So far, I've tried to get it to work through my existing firewall/router which is a virtual machine running pfSense. Despite configuring uPnP and outbound NAT according to this pfSense forum post to emulate what's referred to as Full Cone NAT it's been a no-go. Unity's networking test function still claims it is Port Restricted NAT which then means I can't really host any games.
Ok - what about my Cisco LinkSys WRT320N router - I've got that one set up as well with it's own public IP address. I changed my default gateway to this device instead, and behold, it didn't work. That device also has a poor implementation of uPnP and NAT traversal so that does not work either. I found this list of devices that describes which NAT-type each device supports and whether or not it supports UDP-Hole Punching. It turns out that the vast majority of routers don't support this very well which explains why the world of multiplayer gaming seems to spend more time speculating and trying to get a game to work than actually playing it.
Hole in the head - and in the firewall
To be fair, uPnP is an idiotic invention anyway. The idea is that any application can tell the firewall to open itself up. But wait a minute... what if I have a trojan (like Skype =) can that just politely say "Open Sesame" and let all the baddies in? Yep. That's right.
So then, we have uPnP (which stands for Universal Plug and Play) a desperate attempt to solve communication in the world of NAT... and we have most devices implementing uPnP poorly to make it even worse.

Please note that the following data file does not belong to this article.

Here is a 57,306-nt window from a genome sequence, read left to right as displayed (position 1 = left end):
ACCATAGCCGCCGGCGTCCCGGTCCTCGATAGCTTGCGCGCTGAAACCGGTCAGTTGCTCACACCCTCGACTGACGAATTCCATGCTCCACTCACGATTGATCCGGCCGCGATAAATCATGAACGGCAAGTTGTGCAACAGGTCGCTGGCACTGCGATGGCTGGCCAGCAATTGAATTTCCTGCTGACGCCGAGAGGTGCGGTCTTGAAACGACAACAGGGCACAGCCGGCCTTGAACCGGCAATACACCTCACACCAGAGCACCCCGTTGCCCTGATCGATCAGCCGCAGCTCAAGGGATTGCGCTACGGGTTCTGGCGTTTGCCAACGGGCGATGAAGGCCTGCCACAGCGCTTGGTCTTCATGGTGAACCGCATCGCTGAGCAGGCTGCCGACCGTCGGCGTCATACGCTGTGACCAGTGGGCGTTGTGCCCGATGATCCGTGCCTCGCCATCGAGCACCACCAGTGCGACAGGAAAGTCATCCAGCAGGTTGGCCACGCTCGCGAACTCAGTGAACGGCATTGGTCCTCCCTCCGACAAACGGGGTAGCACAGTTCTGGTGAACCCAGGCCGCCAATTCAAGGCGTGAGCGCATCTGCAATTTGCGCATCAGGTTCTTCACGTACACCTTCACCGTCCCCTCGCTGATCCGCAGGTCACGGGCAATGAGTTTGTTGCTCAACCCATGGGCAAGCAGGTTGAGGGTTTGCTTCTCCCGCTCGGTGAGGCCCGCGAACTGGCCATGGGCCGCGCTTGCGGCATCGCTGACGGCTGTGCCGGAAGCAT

Hole in the head.
Is there any light at the end of the funnel?
NAT is used for a number of reasons, one being that there are not enough IPv4 addresses available (only 4.3 billion) to allow all the computers in the world to have a unique address. This means that internal networks usually have addresses in the private ranges such as 10.0.0.0/16, 172.16.0.0/12, and 192.168.0.0/16 which are then translated between the private network and the Internet. There are also security benefits with NAT, for example, by default (more or less) an internal host must initiate traffic to an external host before the external host can communicate back to the client host.
My hope is that IPv6 will solve the NAT-mess in the future. IPv6 has such a large address space (340 undecillion) that in theory NAT wouldn't be needed. How many IPv6 addresses are there I hear you wonder? Well, someone with enough time on their hands calculated that every square millimeter on earth's surface could each be allocated 170,000,000,000,000,000 IPv6 addresses.
But wait... IPv6 is currently being implemented and we can't just switch from IPv4 to IPv6 as nothing would work. How to we solve the transition then? Let's go with our buddy NAT again... now with the selection of more implementations - how about 4in6, 6in4, 6over4, DS-Lite, 6rd, 6to4, ISATAP, IVI, NAT64 / DNS64, Teredo, TSP, TRT, SIIT, Drafts, 4rd, AYIYA, dIVI, NAT-PT, NAPT-PT.... Have fun troubleshooting why network multiplayer gaming isn't working during this transition period =)
Do I sound negative? I wish we could just format the world and start over with stuff that just works instead.